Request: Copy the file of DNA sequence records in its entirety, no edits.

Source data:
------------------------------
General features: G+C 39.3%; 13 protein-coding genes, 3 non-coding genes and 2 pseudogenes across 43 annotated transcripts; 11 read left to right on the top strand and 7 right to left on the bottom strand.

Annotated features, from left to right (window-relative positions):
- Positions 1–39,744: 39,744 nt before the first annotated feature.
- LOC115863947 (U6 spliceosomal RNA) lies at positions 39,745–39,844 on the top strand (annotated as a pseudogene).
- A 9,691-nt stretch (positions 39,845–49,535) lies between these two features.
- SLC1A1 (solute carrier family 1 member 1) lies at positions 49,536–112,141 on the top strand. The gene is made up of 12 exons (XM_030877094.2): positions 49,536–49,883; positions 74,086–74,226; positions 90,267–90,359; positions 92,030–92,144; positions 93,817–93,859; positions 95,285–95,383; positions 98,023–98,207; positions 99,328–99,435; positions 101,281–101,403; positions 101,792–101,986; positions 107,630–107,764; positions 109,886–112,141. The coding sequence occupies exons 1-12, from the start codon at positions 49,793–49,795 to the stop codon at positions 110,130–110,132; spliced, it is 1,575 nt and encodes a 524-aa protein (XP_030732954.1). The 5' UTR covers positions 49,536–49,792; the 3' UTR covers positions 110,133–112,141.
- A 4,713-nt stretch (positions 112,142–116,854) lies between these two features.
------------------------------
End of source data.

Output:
General features: G+C 39.3%; 13 protein-coding genes, 3 non-coding genes and 2 pseudogenes across 43 annotated transcripts; 11 read left to right on the top strand and 7 right to left on the bottom strand.

Annotated features, from left to right (window-relative positions):
- Positions 1–39,744: 39,744 nt before the first annotated feature.
- LOC115863947 (U6 spliceosomal RNA) lies at positions 39,745–39,844 on the top strand (annotated as a pseudogene).
- A 9,691-nt stretch (positions 39,845–49,535) lies between these two features.
- SLC1A1 (solute carrier family 1 member 1) lies at positions 49,536–112,141 on the top strand. The gene is made up of 12 exons (XM_030877094.2): positions 49,536–49,883; positions 74,086–74,226; positions 90,267–90,359; positions 92,030–92,144; positions 93,817–93,859; positions 95,285–95,383; positions 98,023–98,207; positions 99,328–99,435; positions 101,281–101,403; positions 101,792–101,986; positions 107,630–107,764; positions 109,886–112,141. The coding sequence occupies exons 1-12, from the start codon at positions 49,793–49,795 to the stop codon at positions 110,130–110,132; spliced, it is 1,575 nt and encodes a 524-aa protein (XP_030732954.1). The 5' UTR covers positions 49,536–49,792; the 3' UTR covers positions 110,133–112,141.
- A 4,713-nt stretch (positions 112,142–116,854) lies between these two features.